Isochronity (from ancient Greek ἰσόχρονος isóchronos , German 'equal to time , equal age' ) is
- the designation of periods of equal duration . In technology , this is a signal with a constant period .
- the property of a technical system, in particular a network or other transmission system, to perform defined tasks within a precisely defined period of time. Isochronous telecommunication networks can transmit error-free at a constant data rate .
With this type of transmission, there is always a fixed number of steps between any two identification points. The time interval between two transmitted bits is always the same. Temporal deviations, which are referred to as jitter , ideally do not exist. In practice they have to be limited.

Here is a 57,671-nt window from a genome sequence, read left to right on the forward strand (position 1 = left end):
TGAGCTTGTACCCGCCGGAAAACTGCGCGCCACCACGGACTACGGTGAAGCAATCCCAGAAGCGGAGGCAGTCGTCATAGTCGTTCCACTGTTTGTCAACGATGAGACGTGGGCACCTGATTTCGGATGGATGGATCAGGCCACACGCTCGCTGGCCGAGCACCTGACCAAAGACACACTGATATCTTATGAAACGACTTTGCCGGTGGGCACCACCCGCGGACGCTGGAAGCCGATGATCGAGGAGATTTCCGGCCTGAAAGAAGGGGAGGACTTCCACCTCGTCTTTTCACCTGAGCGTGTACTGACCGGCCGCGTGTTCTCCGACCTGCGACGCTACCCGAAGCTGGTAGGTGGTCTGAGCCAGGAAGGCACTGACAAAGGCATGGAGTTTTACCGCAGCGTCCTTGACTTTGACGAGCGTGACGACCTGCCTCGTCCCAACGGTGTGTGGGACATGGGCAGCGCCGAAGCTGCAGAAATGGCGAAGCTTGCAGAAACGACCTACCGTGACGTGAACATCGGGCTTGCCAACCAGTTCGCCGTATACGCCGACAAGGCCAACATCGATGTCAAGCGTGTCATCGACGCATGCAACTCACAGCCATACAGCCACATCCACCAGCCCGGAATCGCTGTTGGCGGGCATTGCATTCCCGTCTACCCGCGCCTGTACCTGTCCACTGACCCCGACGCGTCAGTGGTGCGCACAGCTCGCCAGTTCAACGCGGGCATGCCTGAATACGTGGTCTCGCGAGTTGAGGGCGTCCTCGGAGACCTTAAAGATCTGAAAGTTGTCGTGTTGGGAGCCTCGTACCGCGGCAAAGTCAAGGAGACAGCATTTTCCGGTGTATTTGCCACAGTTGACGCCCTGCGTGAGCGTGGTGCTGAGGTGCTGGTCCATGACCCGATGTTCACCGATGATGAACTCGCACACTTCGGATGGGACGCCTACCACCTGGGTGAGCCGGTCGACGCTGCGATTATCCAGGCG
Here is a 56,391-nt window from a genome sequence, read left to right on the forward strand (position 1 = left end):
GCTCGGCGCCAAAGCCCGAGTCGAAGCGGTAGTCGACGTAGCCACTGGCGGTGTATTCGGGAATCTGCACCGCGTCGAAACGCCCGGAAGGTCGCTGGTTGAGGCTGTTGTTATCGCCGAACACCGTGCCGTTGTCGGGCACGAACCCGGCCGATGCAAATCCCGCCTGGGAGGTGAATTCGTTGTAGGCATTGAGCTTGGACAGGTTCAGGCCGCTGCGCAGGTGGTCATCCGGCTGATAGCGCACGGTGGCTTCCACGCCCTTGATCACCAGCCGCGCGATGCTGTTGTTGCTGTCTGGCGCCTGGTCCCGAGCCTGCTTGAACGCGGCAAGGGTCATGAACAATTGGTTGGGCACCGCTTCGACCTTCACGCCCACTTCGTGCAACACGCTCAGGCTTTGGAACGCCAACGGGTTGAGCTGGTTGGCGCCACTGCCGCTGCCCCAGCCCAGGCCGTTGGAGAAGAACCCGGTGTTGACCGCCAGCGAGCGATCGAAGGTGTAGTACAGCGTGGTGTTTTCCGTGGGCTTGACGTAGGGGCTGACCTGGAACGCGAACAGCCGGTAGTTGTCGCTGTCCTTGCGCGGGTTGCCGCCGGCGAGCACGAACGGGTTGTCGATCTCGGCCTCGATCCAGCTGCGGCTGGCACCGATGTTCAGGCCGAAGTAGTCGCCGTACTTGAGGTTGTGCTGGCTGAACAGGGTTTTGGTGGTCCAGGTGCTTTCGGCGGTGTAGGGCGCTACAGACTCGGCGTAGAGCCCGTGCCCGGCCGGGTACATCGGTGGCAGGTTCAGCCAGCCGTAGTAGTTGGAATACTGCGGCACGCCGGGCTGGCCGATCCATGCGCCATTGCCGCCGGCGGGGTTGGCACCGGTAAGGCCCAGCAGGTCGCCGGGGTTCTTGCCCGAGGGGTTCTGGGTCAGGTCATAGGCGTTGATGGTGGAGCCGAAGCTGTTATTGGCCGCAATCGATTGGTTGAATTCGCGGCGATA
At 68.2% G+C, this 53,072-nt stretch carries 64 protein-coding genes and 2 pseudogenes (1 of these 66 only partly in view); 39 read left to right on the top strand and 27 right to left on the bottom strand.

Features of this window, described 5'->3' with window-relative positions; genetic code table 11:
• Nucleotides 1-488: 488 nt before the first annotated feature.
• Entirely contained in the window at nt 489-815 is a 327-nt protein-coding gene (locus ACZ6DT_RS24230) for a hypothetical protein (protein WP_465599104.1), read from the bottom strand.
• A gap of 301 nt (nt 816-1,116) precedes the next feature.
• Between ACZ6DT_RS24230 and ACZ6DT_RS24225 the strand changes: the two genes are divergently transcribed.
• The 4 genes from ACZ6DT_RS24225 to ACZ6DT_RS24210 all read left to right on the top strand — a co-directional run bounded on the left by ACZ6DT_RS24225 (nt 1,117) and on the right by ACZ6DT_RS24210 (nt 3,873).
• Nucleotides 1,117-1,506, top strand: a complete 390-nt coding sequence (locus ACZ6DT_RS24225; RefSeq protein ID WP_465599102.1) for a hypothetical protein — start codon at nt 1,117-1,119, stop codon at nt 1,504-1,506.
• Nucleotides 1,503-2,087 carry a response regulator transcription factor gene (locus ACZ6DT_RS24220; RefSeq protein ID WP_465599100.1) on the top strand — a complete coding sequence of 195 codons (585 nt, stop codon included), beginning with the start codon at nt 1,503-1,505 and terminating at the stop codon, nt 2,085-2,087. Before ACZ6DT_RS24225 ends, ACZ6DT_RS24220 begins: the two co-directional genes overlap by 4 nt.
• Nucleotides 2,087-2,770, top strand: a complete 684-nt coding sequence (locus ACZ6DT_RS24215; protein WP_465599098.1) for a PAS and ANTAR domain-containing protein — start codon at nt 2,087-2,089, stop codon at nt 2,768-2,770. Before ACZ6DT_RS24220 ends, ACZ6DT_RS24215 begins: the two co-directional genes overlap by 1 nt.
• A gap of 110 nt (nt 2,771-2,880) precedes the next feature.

Since constant clock signals are used in practice, all types of transmission are isochronous at least within a "hierarchy block". Example: The serial RS232 interface referred to as asynchronous sends bytes asynchronously, i.e. at any time - the start, data and stop bits are sent isochronously.
The term isochronous transmission is still used in technology with a slightly different meaning: Here one understands that a certain, minimum data rate is guaranteed (e.g. Firewire , USB ...). This is important for multimedia ( video on demand, etc.) or real-time applications (air traffic control, etc.) , for example .
- In clocks , the uniformity of vibrations is called isochronism , i.e. their frequency constancy , which is independent of external interference.
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